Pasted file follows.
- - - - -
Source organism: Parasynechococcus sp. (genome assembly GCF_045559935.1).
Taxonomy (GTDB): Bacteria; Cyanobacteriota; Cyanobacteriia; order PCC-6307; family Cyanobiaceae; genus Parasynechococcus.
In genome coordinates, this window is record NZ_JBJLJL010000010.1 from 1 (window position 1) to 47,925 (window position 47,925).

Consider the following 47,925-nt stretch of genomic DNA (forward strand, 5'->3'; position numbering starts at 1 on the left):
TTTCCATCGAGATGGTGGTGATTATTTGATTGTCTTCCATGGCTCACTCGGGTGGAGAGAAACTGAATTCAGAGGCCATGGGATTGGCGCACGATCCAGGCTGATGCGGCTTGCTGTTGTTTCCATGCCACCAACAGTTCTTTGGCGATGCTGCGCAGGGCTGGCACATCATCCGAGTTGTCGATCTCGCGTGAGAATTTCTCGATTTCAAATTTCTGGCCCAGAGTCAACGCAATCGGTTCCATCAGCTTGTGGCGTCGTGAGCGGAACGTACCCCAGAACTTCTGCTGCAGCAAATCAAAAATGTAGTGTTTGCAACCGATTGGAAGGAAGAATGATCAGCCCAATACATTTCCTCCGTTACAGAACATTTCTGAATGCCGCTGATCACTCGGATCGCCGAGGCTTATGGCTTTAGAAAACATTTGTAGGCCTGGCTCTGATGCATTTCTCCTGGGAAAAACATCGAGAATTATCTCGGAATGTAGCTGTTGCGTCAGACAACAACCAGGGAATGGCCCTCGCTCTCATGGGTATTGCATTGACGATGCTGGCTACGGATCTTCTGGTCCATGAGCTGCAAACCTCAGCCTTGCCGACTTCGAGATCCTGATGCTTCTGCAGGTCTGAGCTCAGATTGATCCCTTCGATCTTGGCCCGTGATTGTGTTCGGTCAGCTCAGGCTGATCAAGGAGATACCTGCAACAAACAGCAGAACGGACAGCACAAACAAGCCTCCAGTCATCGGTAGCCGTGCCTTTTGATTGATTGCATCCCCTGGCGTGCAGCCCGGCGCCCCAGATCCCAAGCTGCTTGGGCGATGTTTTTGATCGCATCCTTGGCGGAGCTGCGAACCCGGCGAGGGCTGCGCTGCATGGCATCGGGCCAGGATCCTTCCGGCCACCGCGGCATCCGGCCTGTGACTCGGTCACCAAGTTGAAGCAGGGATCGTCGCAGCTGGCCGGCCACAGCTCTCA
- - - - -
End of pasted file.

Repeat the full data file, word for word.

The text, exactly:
Source organism: Parasynechococcus sp. (genome assembly GCF_045559935.1).
Taxonomy (GTDB): Bacteria; Cyanobacteriota; Cyanobacteriia; order PCC-6307; family Cyanobiaceae; genus Parasynechococcus.
In genome coordinates, this window is record NZ_JBJLJL010000010.1 from 1 (window position 1) to 47,925 (window position 47,925).

Consider the following 47,925-nt stretch of genomic DNA (forward strand, 5'->3'; position numbering starts at 1 on the left):
TTTCCATCGAGATGGTGGTGATTATTTGATTGTCTTCCATGGCTCACTCGGGTGGAGAGAAACTGAATTCAGAGGCCATGGGATTGGCGCACGATCCAGGCTGATGCGGCTTGCTGTTGTTTCCATGCCACCAACAGTTCTTTGGCGATGCTGCGCAGGGCTGGCACATCATCCGAGTTGTCGATCTCGCGTGAGAATTTCTCGATTTCAAATTTCTGGCCCAGAGTCAACGCAATCGGTTCCATCAGCTTGTGGCGTCGTGAGCGGAACGTACCCCAGAACTTCTGCTGCAGCAAATCAAAAATGTAGTGTTTGCAACCGATTGGAAGGAAGAATGATCAGCCCAATACATTTCCTCCGTTACAGAACATTTCTGAATGCCGCTGATCACTCGGATCGCCGAGGCTTATGGCTTTAGAAAACATTTGTAGGCCTGGCTCTGATGCATTTCTCCTGGGAAAAACATCGAGAATTATCTCGGAATGTAGCTGTTGCGTCAGACAACAACCAGGGAATGGCCCTCGCTCTCATGGGTATTGCATTGACGATGCTGGCTACGGATCTTCTGGTCCATGAGCTGCAAACCTCAGCCTTGCCGACTTCGAGATCCTGATGCTTCTGCAGGTCTGAGCTCAGATTGATCCCTTCGATCTTGGCCCGTGATTGTGTTCGGTCAGCTCAGGCTGATCAAGGAGATACCTGCAACAAACAGCAGAACGGACAGCACAAACAAGCCTCCAGTCATCGGTAGCCGTGCCTTTTGATTGATTGCATCCCCTGGCGTGCAGCCCGGCGCCCCAGATCCCAAGCTGCTTGGGCGATGTTTTTGATCGCATCCTTGGCGGAGCTGCGAACCCGGCGAGGGCTGCGCTGCATGGCATCGGGCCAGGATCCTTCCGGCCACCGCGGCATCCGGCCTGTGACTCGGTCACCAAGTTGAAGCAGGGATCGTCGCAGCTGGCCGGCCACAGCTCTCA